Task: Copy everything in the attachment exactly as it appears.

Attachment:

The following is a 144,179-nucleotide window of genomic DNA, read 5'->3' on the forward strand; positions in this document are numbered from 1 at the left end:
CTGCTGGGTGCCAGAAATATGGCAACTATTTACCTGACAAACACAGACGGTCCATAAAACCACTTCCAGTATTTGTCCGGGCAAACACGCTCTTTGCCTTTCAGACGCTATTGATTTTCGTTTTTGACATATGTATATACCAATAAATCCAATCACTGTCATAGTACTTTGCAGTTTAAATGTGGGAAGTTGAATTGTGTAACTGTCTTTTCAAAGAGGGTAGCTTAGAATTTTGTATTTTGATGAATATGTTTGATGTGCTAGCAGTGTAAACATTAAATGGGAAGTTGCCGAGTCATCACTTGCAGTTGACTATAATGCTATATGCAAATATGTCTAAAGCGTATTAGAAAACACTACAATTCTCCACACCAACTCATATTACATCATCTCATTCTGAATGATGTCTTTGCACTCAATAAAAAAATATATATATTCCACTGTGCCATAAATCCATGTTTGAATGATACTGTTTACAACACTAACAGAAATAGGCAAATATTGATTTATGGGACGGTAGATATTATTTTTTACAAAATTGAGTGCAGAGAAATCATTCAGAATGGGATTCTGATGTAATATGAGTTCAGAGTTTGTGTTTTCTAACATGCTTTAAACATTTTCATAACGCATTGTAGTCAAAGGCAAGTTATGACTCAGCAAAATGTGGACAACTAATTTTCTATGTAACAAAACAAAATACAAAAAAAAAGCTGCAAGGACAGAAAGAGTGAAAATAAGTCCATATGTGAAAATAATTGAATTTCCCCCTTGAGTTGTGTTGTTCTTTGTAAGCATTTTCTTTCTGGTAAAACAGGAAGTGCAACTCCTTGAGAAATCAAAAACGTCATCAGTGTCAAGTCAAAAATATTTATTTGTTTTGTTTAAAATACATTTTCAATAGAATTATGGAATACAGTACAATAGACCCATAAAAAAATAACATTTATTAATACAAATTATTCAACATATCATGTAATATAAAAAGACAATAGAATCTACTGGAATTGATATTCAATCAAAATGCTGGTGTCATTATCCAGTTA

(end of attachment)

The following is a 144,179-nucleotide window of genomic DNA, read 5'->3' on the forward strand; positions in this document are numbered from 1 at the left end:
CTGCTGGGTGCCAGAAATATGGCAACTATTTACCTGACAAACACAGACGGTCCATAAAACCACTTCCAGTATTTGTCCGGGCAAACACGCTCTTTGCCTTTCAGACGCTATTGATTTTCGTTTTTGACATATGTATATACCAATAAATCCAATCACTGTCATAGTACTTTGCAGTTTAAATGTGGGAAGTTGAATTGTGTAACTGTCTTTTCAAAGAGGGTAGCTTAGAATTTTGTATTTTGATGAATATGTTTGATGTGCTAGCAGTGTAAACATTAAATGGGAAGTTGCCGAGTCATCACTTGCAGTTGACTATAATGCTATATGCAAATATGTCTAAAGCGTATTAGAAAACACTACAATTCTCCACACCAACTCATATTACATCATCTCATTCTGAATGATGTCTTTGCACTCAATAAAAAAATATATATATTCCACTGTGCCATAAATCCATGTTTGAATGATACTGTTTACAACACTAACAGAAATAGGCAAATATTGATTTATGGGACGGTAGATATTATTTTTTACAAAATTGAGTGCAGAGAAATCATTCAGAATGGGATTCTGATGTAATATGAGTTCAGAGTTTGTGTTTTCTAACATGCTTTAAACATTTTCATAACGCATTGTAGTCAAAGGCAAGTTATGACTCAGCAAAATGTGGACAACTAATTTTCTATGTAACAAAACAAAATACAAAAAAAAAGCTGCAAGGACAGAAAGAGTGAAAATAAGTCCATATGTGAAAATAATTGAATTTCCCCCTTGAGTTGTGTTGTTCTTTGTAAGCATTTTCTTTCTGGTAAAACAGGAAGTGCAACTCCTTGAGAAATCAAAAACGTCATCAGTGTCAAGTCAAAAATATTTATTTGTTTTGTTTAAAATACATTTTCAATAGAATTATGGAATACAGTACAATAGACCCATAAAAAAATAACATTTATTAATACAAATTATTCAACATATCATGTAATATAAAAAGACAATAGAATCTACTGGAATTGATATTCAATCAAAATGCTGGTGTCATTATCCAGTTA